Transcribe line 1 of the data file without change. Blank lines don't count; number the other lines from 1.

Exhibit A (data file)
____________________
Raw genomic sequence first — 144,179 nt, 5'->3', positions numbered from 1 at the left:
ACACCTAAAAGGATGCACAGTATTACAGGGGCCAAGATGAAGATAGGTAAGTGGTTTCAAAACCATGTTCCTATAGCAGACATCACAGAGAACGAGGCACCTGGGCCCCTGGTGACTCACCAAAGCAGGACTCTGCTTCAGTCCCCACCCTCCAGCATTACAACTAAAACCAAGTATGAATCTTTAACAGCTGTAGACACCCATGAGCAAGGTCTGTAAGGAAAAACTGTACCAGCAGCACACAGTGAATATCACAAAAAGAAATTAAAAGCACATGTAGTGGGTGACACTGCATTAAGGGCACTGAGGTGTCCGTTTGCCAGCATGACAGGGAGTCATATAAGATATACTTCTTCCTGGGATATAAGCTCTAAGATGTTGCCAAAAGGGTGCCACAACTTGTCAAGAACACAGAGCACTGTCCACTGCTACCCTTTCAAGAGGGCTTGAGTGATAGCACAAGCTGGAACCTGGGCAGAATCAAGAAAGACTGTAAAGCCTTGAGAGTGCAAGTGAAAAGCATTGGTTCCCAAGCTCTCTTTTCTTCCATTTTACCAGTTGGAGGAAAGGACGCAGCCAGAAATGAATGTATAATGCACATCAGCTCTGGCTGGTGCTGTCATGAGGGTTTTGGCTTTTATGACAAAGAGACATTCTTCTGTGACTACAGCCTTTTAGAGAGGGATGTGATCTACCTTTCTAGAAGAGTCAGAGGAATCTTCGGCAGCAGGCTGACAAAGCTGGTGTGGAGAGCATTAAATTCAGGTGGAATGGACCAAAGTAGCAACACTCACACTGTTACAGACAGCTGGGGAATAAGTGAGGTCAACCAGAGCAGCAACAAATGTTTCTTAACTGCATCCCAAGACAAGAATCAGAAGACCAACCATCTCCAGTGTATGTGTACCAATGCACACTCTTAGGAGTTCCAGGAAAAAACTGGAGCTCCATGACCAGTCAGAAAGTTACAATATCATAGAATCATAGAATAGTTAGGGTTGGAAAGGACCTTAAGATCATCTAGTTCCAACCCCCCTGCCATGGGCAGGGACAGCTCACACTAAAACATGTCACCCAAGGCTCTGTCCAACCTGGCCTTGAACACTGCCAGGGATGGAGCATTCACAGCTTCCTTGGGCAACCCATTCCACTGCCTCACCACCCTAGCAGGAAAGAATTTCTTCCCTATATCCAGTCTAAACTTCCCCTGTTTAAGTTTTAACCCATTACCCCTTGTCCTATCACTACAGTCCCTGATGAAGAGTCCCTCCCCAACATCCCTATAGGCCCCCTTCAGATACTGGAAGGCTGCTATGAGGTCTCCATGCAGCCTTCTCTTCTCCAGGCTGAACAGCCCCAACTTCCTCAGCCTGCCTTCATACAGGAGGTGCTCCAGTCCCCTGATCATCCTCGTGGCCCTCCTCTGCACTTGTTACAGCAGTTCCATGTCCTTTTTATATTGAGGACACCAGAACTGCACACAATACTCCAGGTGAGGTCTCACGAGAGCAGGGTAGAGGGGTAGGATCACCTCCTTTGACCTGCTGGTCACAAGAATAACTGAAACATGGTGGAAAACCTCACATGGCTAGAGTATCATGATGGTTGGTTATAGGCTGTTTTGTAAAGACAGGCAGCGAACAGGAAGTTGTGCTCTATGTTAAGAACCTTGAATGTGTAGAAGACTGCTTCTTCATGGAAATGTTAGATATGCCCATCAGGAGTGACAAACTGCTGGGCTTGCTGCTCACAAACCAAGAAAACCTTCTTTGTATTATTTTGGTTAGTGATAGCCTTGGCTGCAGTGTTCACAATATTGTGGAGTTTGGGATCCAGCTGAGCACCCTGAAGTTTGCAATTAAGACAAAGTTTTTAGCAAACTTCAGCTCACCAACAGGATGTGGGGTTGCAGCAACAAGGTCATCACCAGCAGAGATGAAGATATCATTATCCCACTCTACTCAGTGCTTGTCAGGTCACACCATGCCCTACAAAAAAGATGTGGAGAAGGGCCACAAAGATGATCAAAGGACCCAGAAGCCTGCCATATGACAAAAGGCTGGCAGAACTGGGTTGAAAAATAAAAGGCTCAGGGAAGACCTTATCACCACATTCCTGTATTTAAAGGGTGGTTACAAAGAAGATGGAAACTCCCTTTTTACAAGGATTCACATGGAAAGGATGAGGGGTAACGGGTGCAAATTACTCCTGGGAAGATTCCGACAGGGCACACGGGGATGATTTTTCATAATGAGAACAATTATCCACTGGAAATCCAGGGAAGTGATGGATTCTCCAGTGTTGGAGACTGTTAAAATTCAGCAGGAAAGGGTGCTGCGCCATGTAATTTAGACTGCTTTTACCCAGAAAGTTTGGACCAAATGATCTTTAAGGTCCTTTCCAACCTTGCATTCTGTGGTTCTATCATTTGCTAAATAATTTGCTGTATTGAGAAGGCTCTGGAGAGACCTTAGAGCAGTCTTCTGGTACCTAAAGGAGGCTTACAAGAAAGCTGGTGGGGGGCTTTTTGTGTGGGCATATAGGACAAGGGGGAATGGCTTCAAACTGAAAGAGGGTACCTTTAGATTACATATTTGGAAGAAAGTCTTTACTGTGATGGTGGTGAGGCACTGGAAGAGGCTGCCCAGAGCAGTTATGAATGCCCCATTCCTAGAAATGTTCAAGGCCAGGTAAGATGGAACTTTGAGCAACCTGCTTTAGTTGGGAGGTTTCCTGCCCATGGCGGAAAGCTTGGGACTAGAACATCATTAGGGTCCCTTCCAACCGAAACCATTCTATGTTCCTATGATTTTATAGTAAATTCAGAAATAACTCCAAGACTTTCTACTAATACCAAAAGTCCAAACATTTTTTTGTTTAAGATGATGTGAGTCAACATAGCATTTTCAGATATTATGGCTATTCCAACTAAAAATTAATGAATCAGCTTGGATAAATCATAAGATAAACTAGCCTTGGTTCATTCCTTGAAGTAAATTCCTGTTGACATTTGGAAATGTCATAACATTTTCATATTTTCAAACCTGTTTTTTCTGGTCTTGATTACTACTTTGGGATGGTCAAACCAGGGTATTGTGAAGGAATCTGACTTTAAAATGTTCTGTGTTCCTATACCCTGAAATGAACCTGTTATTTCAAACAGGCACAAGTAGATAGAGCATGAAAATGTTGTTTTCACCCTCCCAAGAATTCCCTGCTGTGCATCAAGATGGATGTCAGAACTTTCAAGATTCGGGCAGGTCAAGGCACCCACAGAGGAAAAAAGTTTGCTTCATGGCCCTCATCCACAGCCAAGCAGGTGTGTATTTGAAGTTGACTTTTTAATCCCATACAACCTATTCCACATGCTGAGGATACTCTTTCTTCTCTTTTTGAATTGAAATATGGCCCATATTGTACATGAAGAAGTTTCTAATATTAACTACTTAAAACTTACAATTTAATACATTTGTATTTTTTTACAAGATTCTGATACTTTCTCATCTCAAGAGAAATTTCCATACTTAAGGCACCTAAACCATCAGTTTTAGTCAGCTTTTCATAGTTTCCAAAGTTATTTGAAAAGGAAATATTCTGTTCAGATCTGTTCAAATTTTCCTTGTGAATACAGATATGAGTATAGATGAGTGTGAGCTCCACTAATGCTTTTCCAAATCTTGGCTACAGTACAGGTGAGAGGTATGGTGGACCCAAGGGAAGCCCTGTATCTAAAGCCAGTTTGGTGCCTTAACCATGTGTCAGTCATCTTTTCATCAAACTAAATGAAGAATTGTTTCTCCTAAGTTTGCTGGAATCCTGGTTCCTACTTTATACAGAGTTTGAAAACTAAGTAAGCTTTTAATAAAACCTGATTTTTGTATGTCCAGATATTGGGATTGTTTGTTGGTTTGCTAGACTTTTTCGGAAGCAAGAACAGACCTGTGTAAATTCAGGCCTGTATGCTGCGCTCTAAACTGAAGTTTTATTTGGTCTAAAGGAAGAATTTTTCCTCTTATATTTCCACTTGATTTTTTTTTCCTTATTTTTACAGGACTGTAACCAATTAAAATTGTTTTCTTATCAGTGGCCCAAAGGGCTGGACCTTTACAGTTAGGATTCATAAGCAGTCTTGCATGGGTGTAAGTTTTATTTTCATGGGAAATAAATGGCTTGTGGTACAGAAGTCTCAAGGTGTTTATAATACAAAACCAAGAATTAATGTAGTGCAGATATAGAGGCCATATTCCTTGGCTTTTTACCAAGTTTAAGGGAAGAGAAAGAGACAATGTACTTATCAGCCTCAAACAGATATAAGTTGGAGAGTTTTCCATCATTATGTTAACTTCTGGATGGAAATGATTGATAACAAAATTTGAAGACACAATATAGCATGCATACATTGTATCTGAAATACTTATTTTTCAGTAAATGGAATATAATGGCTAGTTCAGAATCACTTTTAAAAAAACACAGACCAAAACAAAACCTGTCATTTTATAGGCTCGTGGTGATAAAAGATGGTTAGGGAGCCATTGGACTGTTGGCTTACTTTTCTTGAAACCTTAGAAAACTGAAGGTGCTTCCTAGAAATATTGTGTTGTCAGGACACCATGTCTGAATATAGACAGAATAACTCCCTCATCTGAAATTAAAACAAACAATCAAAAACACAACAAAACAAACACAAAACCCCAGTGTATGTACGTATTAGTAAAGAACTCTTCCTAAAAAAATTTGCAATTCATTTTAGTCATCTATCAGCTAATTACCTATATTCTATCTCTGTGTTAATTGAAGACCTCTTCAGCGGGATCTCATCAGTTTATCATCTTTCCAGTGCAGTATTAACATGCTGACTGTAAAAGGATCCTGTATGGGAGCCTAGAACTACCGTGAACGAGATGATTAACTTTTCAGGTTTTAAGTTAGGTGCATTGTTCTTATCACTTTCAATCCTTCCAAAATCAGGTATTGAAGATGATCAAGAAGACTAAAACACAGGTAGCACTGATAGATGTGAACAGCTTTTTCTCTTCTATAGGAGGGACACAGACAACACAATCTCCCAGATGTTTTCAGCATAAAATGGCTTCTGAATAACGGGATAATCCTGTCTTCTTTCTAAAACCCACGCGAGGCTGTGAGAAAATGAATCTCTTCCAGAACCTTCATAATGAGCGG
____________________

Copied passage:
Raw genomic sequence first — 144,179 nt, 5'->3', positions numbered from 1 at the left: